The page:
President Rivlin, Act Now – Before It's Too Late

Ehud Barak
Ehud Barak
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Benjamin Netanyahu gives a statement to the press after meeting with U.S. Treasury Secretary Steve Mnuchin in Jerusalem, January 7, 2021.
Ehud Barak
Ehud Barak

President Reuven Rivlin, citizen number one, will complete his well-served term this summer. He observed that Israel was divided into tribes, so he used his standing to heal the rifts. In his actions, Rivlin combined love of the Land of Israel and the dream of its wholeness with a humane liberalism respectful of all human dignity and of the values of equality. He did not shy away from making the right symbolic moves, even when they were controversial.

Benjamin Netanyahu did all he could to prevent Rivlin from being elected president, but Rivlin has refrained from any public settling of scores, and generally has not interfered in politics. One memorable exception was after the second round of elections, when he proposed his own road map when neither side was able to form a government. I don’t know what Rivlin thinks now of this experiment. In my humble opinion, it was a failure, because Netanyahu turned the attempt to bridge the divide and foster reconciliation into a tool to crush Benny Gantz and to intensify his fight against the Knesset and the justice system.

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The moment of truth for our future is approaching. What we saw the other day on the steps of the Capitol and inside it is a warning sign. Netanyahu’s readiness to break every rule and law is obvious, and reached a peak at the start of his trial, with that scene in the courthouse that could have come right out of a gangster movie. And in fact, the prosecutor in his trial is already under guard day and night, just like the prosecutors in the trials of organized crime bosses, and for the same reasons.

The trial has begun, and so a new situation is before us. I call on Rivlin: Mr. President, this is the time to act. Proclaim publicly and unequivocally that Israel arose through sweat and blood out of the ashes of the Holocaust in order to be a model society, in the spirit of the Declaration of Independence and the legacy of the Jewish prophets. Therefore, you as president will not lend a hand to the unbelievable situation of entrusting someone who is on trial for bribery, fraud and breach of trust with the task of forming the new government in Israel. It is within your authority. Refraining from acting could leave an indelible stain on your legacy and on all of us. Such a statement must be made very soon, before the party slates are presented on February 4, so that those compiling the lists will take it into consideration and that all Israelis will be aware of it when they go to the polls.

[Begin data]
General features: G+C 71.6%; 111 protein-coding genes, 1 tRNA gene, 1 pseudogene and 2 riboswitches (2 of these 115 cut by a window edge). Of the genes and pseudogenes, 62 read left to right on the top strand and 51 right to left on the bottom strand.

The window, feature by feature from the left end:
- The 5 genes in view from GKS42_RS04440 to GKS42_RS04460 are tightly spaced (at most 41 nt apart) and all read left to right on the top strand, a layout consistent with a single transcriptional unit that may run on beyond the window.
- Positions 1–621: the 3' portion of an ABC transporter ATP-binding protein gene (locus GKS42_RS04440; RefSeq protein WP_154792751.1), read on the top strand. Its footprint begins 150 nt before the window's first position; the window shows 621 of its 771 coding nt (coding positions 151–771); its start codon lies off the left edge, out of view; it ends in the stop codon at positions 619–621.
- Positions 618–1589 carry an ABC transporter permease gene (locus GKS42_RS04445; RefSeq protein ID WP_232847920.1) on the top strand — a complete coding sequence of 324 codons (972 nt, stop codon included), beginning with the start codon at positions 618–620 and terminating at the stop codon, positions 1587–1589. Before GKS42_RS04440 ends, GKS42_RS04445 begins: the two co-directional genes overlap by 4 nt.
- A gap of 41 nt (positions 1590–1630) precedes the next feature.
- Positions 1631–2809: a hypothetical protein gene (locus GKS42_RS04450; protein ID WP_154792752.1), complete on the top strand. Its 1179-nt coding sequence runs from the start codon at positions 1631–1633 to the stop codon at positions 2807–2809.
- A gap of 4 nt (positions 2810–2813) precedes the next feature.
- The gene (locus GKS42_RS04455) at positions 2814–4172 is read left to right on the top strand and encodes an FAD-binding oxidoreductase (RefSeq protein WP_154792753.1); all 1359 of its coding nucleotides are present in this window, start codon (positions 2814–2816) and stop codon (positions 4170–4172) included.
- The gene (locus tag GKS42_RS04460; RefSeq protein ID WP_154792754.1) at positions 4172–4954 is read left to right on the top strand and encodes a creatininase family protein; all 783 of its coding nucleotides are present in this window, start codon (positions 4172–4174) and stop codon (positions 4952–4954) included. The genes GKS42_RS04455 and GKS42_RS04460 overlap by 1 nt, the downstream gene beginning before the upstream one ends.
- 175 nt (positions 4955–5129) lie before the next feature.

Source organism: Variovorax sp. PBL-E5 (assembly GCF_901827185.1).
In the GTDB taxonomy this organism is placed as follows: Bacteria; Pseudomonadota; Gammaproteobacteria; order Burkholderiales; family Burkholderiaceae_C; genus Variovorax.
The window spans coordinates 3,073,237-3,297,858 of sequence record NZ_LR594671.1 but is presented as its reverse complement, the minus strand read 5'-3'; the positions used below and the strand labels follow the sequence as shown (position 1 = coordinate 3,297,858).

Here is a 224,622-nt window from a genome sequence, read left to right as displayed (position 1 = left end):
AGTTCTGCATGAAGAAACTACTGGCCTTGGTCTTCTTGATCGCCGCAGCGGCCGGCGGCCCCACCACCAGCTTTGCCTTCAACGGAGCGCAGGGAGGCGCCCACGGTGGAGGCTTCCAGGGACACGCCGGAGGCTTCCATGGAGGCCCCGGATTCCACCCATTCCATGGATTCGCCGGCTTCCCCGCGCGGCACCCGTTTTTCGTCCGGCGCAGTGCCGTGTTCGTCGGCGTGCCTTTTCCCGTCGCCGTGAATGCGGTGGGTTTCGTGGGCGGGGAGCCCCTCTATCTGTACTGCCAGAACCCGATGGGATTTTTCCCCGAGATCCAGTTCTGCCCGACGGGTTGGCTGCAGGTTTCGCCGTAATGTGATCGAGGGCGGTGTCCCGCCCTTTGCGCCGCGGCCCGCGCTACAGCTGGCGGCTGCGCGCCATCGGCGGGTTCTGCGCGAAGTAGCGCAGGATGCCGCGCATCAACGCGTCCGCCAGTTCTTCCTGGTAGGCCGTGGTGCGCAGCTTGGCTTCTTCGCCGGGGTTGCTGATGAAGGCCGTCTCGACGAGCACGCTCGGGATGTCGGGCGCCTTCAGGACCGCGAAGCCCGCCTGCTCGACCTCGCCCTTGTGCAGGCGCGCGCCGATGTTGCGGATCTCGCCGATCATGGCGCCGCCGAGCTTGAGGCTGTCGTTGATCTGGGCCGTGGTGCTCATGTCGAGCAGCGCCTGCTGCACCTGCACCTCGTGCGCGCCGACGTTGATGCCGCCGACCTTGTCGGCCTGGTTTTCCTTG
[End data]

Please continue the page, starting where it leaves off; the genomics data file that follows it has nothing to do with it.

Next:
I’m familiar with all of the counterarguments. First of all, there should be no hiding behind the claim there is nothing in the law to prevent a criminal defendant from serving as prime minister; the legislature never conceived of such a possibility. Similarly, there is no instruction in the law preventing the general shareholders of a major bank from reelecting a chairman of the board who is on trial for embezzling bank funds. However, if such a prospect arose, the Bank of Israel would certainly announce in advance that no such election would be approved. Nor does the law prohibit electing a president who is on trial for running a crime organization. Yet, it is reasonable to assume the Supreme Court would bar even the prospect of such an appointment at the nomination stage, since such a candidacy would leave a mark of disgrace on the institution of the presidency.

Second, it is true the trial is far from over and Netanyahu is entitled to the presumption of innocence. Every Israeli is entitled to hope he is ultimately acquitted. If he is acquitted, or convicted of an offense that does not entail moral turpitude, Netanyahu could run for prime minister after serving his sentence and be elected again. But now? Can’t we see what it says about Israel and about all of us?

Given Netanyahu’s path of personal, political and moral decline, his election victory could lead to passage of a “French Law” and a base override clause, to grave erosion of the Supreme Court’s independence and to the further decimation of the Knesset’s standing. The fortress of democracy is in real and imminent danger. No one can claim that the writing wasn’t on the wall.

Mr President, it’s in your hands. Please, act before it’s too late!

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